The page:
But spare your country's flag,' she said.
A shade of sadness, a blush of shame,
Over the face of the leader came;
The nobler nature within him stirred
To life at that woman's deed and word;
'Who touches a hair of yon gray head
Dies like a dog! March on!’ he said.”—John Greenleaf Whittier, "Barbara Frietchie," The Atlantic Monthly, October 1863
I don’t recall reading this poem by the New England abolitionist John Greenleaf Whittier (1807-1892) when I was in elementary school more than 40 years ago. It’s probably even less likely for today’s schoolchildren.
But there was a time in this country when you couldn’t attend a school pageant, celebrate the Fourth of July, or open a school reading primer without encountering this tribute to patriotism.
It’s easy to see why today's critics might view the poem condescendingly. It speaks of a binary world where judgment is easy (Confederate flag=bad, American flag=good). Its rhymed-couplet structure is simple, without elaborate symbolism or allusions. It doesn’t ask hard questions such as why slavery hadn’t been destroyed by this time in the U.S., why the poor (primarily then, Irish and German emigrants) couldn’t buy their way out of being drafted in the Civil War while the rich could. It's a ballad about a public event, an exhortation to celebration, not free verse about a private sorrow.
But the poem lives. You’ll find a hard time forgetting the event at the heart of it, or the word picture.
But was it true? You ask hard questions, Faithful Reader! Okay, pull up a chair and let’s talk…
On this date in 1862, Stonewall Jackson, fresh from his key role in the Confederate victory at Second Manassas (which I discussed in a post from last week), passed through Frederick, Md., the leading edge of Robert E. Lee’s invasion of the North. His troops, famous for following their leader on lightning-fast marches, were indeed, as Whittier writes, a “famished rebel horde.”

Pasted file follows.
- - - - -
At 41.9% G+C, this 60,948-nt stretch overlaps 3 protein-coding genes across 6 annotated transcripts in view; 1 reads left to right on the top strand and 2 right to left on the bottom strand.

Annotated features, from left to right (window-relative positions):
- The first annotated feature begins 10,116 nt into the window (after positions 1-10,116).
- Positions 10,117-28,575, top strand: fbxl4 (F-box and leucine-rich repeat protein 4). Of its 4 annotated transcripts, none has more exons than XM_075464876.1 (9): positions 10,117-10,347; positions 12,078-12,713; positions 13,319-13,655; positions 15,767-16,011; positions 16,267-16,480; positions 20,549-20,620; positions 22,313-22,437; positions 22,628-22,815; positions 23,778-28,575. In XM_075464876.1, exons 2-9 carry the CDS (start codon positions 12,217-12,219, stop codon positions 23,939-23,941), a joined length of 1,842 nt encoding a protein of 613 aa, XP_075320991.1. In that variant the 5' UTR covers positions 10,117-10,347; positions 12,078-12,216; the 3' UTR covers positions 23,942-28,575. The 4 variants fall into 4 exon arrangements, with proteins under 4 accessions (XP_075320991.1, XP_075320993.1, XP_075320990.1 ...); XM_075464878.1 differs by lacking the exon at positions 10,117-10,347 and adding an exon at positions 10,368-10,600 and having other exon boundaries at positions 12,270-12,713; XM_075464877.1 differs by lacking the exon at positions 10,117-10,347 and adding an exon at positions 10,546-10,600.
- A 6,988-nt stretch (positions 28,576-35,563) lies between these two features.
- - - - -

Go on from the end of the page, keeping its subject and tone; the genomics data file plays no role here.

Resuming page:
Fredericksburg did indeed have a resident named Barbara Frietchie, who, in fact, was even more than the “four score years and ten” described by the poet. (Maybe it’s harder to rhyme “ninety-five”?) She was a friend of “Star-Spangled Banner” composer Francis Scott Key, and, in a state rife with Confederate sentiment, an outspoken Unionist.
But at the time Jackson and his men passed through town, she was gravely ill (she died a couple of months afterward). Associates of the Confederate general after the war claimed that he never met the elderly woman, and no contemporary newspaper accounts of the event survive. Moreover, there was a question of whether the Confederates even marched past her home.
An article in the Frederick News-Post in July recounted the research of local-history enthusiast Chris Haugh into the matter. He recounts how Whittier came to know of the alleged incident in the first place (he heard about it through his friend, the popular fiction writer Eden Southworth, who lived in Georgetown), as well as three similar incidents involving female supporters of the flag when Jackson passed through (including teacher Mary Quantrill, a Unionist in-law of the notorious William Quantrill, whose anti-Union gang in Missouri included Jesse and Frank James).
(Interestingly, Haugh notes, despite her ardent Unionist sympathies, Frietchie owned a couple of slaves. Did the abolitionist Whittier know this fact, or simply leave it out of the poem?)
Whittier’s poem appeared the year after the Confederate invasion of Maryland, by which time not only Frietchie but also Jackson was dead. In acknowledging the humanity of a fierce soldier who still respected the elderly and women, the poet demonstrated the kind of attitude in the North that would pave the way for reconciliation between the two sides after Appomattox.
Is this poem, then, untrue? If the old Quaker poet were alive now, I imagine him, drawing himself up, trying to control his wrath, as he answers: “Not more untrue than what your two political parties are saying now in commercials—and a good deal less hurtful, in the bargain!”